The one reason Uber and the collaborative economy are taking over the world and what we can learn from it.
I tried Uber for the first time back in August 2014. I was in Berlin (Germany) during the last European Swimming Championships. I used them every day for four days in a row. So I got a good sense of what Uber was all about.
The best way to describe my experience is through the questions that the drivers asked me during my rides. Here are some of them:
- Sir, do you want some water?
- Would you like to connect your iPhone to the sound system and listen to your favorite music?
- Is the speed OK?
- Is the temperature OK?
- Would you like some mints?
All of these questions alone offered a very different experience from standard taxis.
The Uber cars were clean, there was no bad odor whatsoever, the fare was clear, no need to ask for a receipt, no need to waste time paying as everything was handled by the mobile app.
After that summer, I continued to use Uber in other locations like London and Milan. The level of service was similar.
Nobody wants to get back.
I had to take real taxis anyway, mostly because an Uber car was not available. On those occasions, I could compare the two services in the same city and the routes they followed.
Uber won hands down! I paid less with Uber; I was faster with Uber.
In Berlin, the trip back from a restaurant to the hotel was done by Uber (9 minutes) while we got to the restaurant by taxi and paid more for a longer trip (16 minutes). The taxi driver took a longer route that seemed to us unjustified.
How is it possible that in such a short period of time Uber has managed to put together such a better service and experience, despite all the odds?
The secret sauce – Incentives!
As an economist, I know incentives do work. What is amazing is how you can touch and feel them using Uber. Simply put, everything works because Uber drivers have a strong incentive to perform: if they get low ratings, they are out of business. Simple.
Now you understand the reason behind all those nice questions, clean cars, correct fares, etc. The root cause of all that are the incentives.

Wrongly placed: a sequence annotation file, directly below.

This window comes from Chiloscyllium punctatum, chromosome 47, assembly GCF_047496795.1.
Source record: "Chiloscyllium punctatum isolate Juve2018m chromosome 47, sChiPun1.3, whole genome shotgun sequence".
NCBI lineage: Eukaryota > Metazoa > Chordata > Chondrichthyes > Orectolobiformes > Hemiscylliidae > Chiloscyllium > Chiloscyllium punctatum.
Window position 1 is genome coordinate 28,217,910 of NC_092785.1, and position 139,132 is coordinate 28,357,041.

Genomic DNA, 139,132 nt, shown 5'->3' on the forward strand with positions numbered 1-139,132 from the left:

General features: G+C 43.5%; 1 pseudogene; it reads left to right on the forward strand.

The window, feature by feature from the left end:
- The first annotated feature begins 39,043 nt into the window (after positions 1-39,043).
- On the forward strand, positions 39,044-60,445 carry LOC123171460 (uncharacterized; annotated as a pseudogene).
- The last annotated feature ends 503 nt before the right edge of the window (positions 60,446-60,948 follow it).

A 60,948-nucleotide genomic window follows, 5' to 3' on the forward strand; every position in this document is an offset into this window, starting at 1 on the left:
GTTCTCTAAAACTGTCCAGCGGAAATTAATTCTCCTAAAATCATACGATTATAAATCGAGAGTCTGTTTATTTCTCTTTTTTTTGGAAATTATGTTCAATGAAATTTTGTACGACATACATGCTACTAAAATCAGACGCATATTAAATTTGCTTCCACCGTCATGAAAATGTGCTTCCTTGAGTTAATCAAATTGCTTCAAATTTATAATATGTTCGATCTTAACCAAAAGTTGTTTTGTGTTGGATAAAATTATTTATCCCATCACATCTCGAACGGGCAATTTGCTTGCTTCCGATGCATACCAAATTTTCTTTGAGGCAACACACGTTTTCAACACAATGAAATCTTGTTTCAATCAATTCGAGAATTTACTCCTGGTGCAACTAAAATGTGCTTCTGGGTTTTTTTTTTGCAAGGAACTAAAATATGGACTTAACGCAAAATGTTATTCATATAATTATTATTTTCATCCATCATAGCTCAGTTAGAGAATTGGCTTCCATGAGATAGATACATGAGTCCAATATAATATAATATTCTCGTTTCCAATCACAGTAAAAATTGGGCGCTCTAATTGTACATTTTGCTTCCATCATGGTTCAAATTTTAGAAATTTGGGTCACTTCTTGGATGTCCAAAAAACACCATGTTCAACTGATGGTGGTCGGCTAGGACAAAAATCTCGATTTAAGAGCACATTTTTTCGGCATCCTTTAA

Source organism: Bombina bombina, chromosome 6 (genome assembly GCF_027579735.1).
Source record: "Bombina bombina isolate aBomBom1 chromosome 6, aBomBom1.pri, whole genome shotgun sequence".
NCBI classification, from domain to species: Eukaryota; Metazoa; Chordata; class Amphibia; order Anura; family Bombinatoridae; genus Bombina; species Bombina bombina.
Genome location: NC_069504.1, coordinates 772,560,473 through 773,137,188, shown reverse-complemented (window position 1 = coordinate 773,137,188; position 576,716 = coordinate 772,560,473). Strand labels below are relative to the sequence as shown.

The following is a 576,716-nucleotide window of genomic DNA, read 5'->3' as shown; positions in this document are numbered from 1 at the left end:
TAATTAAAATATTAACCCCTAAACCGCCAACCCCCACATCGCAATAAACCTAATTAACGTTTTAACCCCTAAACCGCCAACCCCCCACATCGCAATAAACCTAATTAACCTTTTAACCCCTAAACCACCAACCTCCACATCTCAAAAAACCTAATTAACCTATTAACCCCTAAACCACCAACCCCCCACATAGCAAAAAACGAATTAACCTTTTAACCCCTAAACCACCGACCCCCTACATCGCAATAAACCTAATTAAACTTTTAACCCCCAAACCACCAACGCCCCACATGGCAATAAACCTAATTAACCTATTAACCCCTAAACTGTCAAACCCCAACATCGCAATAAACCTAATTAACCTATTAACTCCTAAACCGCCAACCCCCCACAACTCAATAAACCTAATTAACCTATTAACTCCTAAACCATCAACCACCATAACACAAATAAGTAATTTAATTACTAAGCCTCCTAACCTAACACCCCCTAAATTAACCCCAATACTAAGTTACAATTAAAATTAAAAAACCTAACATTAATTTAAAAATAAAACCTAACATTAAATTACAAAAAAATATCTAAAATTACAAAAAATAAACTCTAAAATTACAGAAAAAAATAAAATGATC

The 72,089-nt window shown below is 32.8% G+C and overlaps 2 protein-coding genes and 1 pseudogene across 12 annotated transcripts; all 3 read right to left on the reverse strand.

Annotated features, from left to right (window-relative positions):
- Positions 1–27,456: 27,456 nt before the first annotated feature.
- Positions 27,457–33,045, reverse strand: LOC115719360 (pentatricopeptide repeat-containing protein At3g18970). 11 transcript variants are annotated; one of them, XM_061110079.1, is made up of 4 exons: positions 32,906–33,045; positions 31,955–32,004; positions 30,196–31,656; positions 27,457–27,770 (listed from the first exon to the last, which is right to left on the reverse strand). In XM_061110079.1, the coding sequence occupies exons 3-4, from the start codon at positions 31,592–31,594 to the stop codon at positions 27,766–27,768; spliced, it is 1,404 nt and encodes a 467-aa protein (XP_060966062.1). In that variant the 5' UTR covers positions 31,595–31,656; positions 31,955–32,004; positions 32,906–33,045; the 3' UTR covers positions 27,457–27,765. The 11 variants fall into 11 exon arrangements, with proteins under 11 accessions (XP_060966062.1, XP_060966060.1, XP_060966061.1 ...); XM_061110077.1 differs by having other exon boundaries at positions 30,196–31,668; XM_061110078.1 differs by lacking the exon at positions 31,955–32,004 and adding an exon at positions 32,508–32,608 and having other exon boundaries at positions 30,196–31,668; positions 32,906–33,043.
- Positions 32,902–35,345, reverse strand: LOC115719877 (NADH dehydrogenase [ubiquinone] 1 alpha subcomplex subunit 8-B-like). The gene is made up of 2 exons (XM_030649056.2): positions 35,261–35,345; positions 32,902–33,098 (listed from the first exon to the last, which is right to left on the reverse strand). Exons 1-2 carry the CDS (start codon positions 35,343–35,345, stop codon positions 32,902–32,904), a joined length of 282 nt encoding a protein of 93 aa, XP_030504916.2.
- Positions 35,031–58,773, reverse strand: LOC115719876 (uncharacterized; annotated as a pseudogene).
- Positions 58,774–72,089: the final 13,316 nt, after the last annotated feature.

As soon as the ride is finished, the Uber app will prompt you to rate and review your experience with that driver. And the driver does the same with you so that other drivers won’t get in trouble with problematic customers in the future.
It is so simple and so powerful at the same time.
The key is in the proximity between the behavior and the incentive. They are very close and tangible and this impacts the driver’s behavior a lot. If they deliver a good experience, they get a reward soon after the ride. That makes the incentive so powerful.
You never drive through an intersection with red lights if you know there are cameras or if a police car is around. You pay for parking if you are sure someone will check your parking ticket, etc.
The closer the incentive (punishment or reward) to the behavior, the more effective it is.
Can we use incentive proximity?
I think we can use incentive proximity as an agent of change. Or at least it could be a very important ingredient. A few ideas:
- Why are so many bonuses tied to yearly performance?
- Why are employees’ reviews done once per year?
- How is your customer service team rewarded for going the “extra mile”?
At first glance, I would say that Human Resources, Sales and Customer Services are three areas where there is a lot of room for experimenting with incentive proximity.
Where in your organization would you experiment with it?